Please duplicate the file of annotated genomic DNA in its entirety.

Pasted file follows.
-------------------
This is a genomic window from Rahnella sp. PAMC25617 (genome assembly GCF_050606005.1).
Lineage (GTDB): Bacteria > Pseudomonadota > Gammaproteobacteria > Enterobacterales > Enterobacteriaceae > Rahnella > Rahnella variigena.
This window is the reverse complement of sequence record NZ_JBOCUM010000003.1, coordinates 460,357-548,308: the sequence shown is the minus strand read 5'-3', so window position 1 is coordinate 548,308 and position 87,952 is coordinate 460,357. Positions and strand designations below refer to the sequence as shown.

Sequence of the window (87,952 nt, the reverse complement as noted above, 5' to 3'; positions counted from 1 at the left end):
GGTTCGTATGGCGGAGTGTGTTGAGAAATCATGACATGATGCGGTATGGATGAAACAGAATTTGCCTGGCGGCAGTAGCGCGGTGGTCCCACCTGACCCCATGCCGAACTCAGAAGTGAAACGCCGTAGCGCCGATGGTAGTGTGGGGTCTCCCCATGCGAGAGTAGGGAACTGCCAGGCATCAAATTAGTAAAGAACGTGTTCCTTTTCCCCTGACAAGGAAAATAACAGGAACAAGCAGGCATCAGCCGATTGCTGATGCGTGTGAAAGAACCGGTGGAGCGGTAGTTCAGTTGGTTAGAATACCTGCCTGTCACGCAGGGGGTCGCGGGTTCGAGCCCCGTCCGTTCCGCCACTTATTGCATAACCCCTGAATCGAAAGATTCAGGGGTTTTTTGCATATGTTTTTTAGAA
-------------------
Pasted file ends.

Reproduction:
This is a genomic window from Rahnella sp. PAMC25617 (genome assembly GCF_050606005.1).
Lineage (GTDB): Bacteria > Pseudomonadota > Gammaproteobacteria > Enterobacterales > Enterobacteriaceae > Rahnella > Rahnella variigena.
This window is the reverse complement of sequence record NZ_JBOCUM010000003.1, coordinates 460,357-548,308: the sequence shown is the minus strand read 5'-3', so window position 1 is coordinate 548,308 and position 87,952 is coordinate 460,357. Positions and strand designations below refer to the sequence as shown.

Sequence of the window (87,952 nt, the reverse complement as noted above, 5' to 3'; positions counted from 1 at the left end):
GGTTCGTATGGCGGAGTGTGTTGAGAAATCATGACATGATGCGGTATGGATGAAACAGAATTTGCCTGGCGGCAGTAGCGCGGTGGTCCCACCTGACCCCATGCCGAACTCAGAAGTGAAACGCCGTAGCGCCGATGGTAGTGTGGGGTCTCCCCATGCGAGAGTAGGGAACTGCCAGGCATCAAATTAGTAAAGAACGTGTTCCTTTTCCCCTGACAAGGAAAATAACAGGAACAAGCAGGCATCAGCCGATTGCTGATGCGTGTGAAAGAACCGGTGGAGCGGTAGTTCAGTTGGTTAGAATACCTGCCTGTCACGCAGGGGGTCGCGGGTTCGAGCCCCGTCCGTTCCGCCACTTATTGCATAACCCCTGAATCGAAAGATTCAGGGGTTTTTTGCATATGTTTTTTAGAA